WHY eat healthfully?
Healthful eating seems to take some effort. It’s not always convenient or popular, but definitely worth the effort. You may have heard that “following a healthy diet can significantly lower your risk for disease” but that is not always a powerful motivator for everyone.
Below are some relatively immediate rewards you can experience when eating healthfully MOST OF THE TIME. Don’t pressure yourself to be a perfect eater…….. that causes a different set of issues.
- Nourishes the body for optimal functioning
- Sustains physical energy
- Provides mental clarity
- Stabilizes mood
- Increases resilience to stress
- Manages body composition
- Supports immune system
WHAT should I eat?
The definition of “healthy eating” is often misunderstood and full of controversy and rumors. Much of what is declared as “fact” often comes from the diet industry or a bribed/coerced agency out for their financial gain.
The truth is: there is a place for ALL foods. Every food serves a purpose. Some are full of nutrients and nourish the body. Others are low (or empty) in nutrients but can provide psychological benefit. Only eating nutrient-dense foods (especially with perfect obsession) can limit joy and social interaction. Would you decline a piece of cake at your best friend’s wedding because it has low nutrient-density? Hopefully, not. Only eating foods that provide psychological pleasure can leave your body undernourished, stuck in a craving cycle, and at risk for health problems. It’s all about balance and moderation.
Approach your food choices not with a “good” or “bad” list, but like a traffic light. Food Frequency
- Green. Nutrient-dense foods are a definite “go”. They have the power to keep you running.
- Yellow. Moderately nutritious. Although you can still move forward with eating these foods, just “slow” your intake.
- Red. Low or empty in nutrients. Take a moment to “stop” and think of how often you eat them. If you eat such foods infrequently, then go ahead and enjoy. If you eat these foods often, you may want to find a nourishing alternative. It’s always your choice.
Here are some characteristics of healthful eating:
You own a real body and need to feed it real food. Focus on the ingredients list, not the numbers on the Facts Panel. Real foods have ingredients that are recognizable and often found in a real person’s pantry. The calorie content is no indicator of the food’s nourishing power. It is simply the amount of energy the food provides. Avoid skipping “high calorie” foods and only choosing “low calorie” foods. Nutrient-dense and empty foods exists throughout a spectrum. For example: Nutrient-dense = Peanut butter (high calorie) and Fruit (low calorie); Empty = Chocolate cake (high calorie) and 100-cal pk. Cookies (low calorie). Here’s a way to have-your-cake-and-eat-it-too: Aim for treats/desserts that are made with real ingredients and prepared in your, or someone else’s, kitchen.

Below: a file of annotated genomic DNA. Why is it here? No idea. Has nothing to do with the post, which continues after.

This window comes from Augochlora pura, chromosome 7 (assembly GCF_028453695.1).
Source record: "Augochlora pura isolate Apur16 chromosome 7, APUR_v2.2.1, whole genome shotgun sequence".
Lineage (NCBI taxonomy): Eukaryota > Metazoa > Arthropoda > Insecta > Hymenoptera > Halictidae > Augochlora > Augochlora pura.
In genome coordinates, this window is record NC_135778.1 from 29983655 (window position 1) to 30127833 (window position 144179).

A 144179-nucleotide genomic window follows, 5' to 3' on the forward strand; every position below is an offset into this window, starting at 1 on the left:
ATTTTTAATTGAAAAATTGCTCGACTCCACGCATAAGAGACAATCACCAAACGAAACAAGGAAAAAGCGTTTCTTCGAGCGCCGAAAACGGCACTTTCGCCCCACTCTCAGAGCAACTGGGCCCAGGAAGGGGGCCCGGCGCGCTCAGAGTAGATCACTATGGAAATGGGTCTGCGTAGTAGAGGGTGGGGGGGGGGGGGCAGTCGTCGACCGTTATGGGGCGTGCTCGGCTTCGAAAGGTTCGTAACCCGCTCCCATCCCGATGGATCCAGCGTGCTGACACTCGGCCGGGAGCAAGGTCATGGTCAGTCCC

Limit Engineered/Processed “Foods”
Just because something looks like food, tastes like food, or smells like food, doesn’t mean it’s really food. Some of what is packaged and sold in stores (or gas stations) are substances engineered in a lab by a scientist…….. not cooked in kitchen by a chef. Because such foods are artificially crafted, the manufacturer can use chemistry to intensify palatability (flavor and texture) and make the food-like substance incredibly desirable. Eating an abundance of these “foods” can train your taste buds, and brain, to prefer them over natural foods. Consume in moderation. Use caution as these “foods” can often behave like drugs, activate the brain’s dopamine pathway (our feel-good system), and become rather addictive.
No. You don’t need to become a vegetarian to eat healthfully. (Although, if done correctly, it can offer amazing benefits). The idea is to balance plant foods with animal products — include fruits, vegetables, legumes and/or whole grains at meals. Meat, eggs, and cheese shouldn’t always take center stage.
A “whole grain” has 3 parts (bran, germ, and endosperm) that work together providing a nutrient-dense, energy-sustaining carbohydrate. Aim to make at least half your grains whole and vary the type. Wheat is okay but don’t forget rice, oats, quinoa, and barley. High starch vegetables such as corn and potatoes can offer similar benefit.
Limit Added Sugars
Sugar found in fruit, vegetables, and complex starches (whole grains and legumes) is balanced naturally and beneficial to your health. An abundance of added sugars (cane sugar, corn sugar, high-fructose corn syrup, etc.) can contribute to heart disease, diabetes, cancer, and other health problems/diseases. Foods containing added sugars can also promote a strong preference for “sweet” making natural foods seem tasteless.
Fiber is the most under-consumed nutrient. It not only promotes good digestive health, but can add satisfying volume to a meal, lower LDL (“bad”) cholesterol, and sustain the release of energy from food.
Moderate? Wait, what? Aren’t we suppose to gobble all the protein we can get? Isn’t high protein a “healthy” way to eat? Afraid not. Like all things in life, moderation is where health and balance thrive. Sure protein helps to sustain the energy from a meal or snack. However, too much protein (which is typical for the American diet) can weaken your bones.